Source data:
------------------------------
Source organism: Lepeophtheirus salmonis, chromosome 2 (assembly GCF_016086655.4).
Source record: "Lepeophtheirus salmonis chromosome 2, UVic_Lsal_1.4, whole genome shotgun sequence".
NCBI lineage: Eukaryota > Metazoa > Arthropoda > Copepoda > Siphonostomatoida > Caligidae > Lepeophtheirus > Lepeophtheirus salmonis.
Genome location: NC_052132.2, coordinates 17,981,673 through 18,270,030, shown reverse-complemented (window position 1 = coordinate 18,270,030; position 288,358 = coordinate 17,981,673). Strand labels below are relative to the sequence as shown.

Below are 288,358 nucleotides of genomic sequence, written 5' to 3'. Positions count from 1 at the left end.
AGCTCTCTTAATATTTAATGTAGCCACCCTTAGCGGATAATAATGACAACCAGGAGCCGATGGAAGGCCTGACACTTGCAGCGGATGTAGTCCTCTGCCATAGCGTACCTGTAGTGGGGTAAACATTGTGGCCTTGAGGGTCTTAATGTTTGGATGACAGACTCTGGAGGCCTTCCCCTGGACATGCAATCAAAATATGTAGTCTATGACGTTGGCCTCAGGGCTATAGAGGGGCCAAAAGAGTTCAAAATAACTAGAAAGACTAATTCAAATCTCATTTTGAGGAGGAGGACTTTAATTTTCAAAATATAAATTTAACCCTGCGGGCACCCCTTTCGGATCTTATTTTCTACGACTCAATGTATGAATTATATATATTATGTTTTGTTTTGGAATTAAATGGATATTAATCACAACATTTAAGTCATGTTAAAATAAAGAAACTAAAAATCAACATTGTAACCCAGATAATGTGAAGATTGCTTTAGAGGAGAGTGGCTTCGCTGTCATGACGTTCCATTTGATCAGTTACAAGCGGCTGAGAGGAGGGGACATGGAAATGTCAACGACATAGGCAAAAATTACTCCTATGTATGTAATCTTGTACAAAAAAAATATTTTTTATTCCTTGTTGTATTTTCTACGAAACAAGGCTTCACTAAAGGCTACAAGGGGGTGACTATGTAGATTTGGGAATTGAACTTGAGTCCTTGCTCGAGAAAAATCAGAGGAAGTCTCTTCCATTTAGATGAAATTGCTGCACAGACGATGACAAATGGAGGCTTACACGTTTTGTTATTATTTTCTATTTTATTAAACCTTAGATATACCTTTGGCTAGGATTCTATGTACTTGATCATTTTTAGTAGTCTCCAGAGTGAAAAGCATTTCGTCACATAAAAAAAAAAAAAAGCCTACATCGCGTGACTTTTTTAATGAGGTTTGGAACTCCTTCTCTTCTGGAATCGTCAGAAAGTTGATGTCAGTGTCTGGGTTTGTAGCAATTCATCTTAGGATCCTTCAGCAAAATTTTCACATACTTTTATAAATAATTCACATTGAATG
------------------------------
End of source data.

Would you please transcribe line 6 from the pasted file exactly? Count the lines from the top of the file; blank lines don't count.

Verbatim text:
AGCTCTCTTAATATTTAATGTAGCCACCCTTAGCGGATAATAATGACAACCAGGAGCCGATGGAAGGCCTGACACTTGCAGCGGATGTAGTCCTCTGCCATAGCGTACCTGTAGTGGGGTAAACATTGTGGCCTTGAGGGTCTTAATGTTTGGATGACAGACTCTGGAGGCCTTCCCCTGGACATGCAATCAAAATATGTAGTCTATGACGTTGGCCTCAGGGCTATAGAGGGGCCAAAAGAGTTCAAAATAACTAGAAAGACTAATTCAAATCTCATTTTGAGGAGGAGGACTTTAATTTTCAAAATATAAATTTAACCCTGCGGGCACCCCTTTCGGATCTTATTTTCTACGACTCAATGTATGAATTATATATATTATGTTTTGTTTTGGAATTAAATGGATATTAATCACAACATTTAAGTCATGTTAAAATAAAGAAACTAAAAATCAACATTGTAACCCAGATAATGTGAAGATTGCTTTAGAGGAGAGTGGCTTCGCTGTCATGACGTTCCATTTGATCAGTTACAAGCGGCTGAGAGGAGGGGACATGGAAATGTCAACGACATAGGCAAAAATTACTCCTATGTATGTAATCTTGTACAAAAAAAATATTTTTTATTCCTTGTTGTATTTTCTACGAAACAAGGCTTCACTAAAGGCTACAAGGGGGTGACTATGTAGATTTGGGAATTGAACTTGAGTCCTTGCTCGAGAAAAATCAGAGGAAGTCTCTTCCATTTAGATGAAATTGCTGCACAGACGATGACAAATGGAGGCTTACACGTTTTGTTATTATTTTCTATTTTATTAAACCTTAGATATACCTTTGGCTAGGATTCTATGTACTTGATCATTTTTAGTAGTCTCCAGAGTGAAAAGCATTTCGTCACATAAAAAAAAAAAAAAGCCTACATCGCGTGACTTTTTTAATGAGGTTTGGAACTCCTTCTCTTCTGGAATCGTCAGAAAGTTGATGTCAGTGTCTGGGTTTGTAGCAATTCATCTTAGGATCCTTCAGCAAAATTTTCACATACTTTTATAAATAATTCACATTGAATG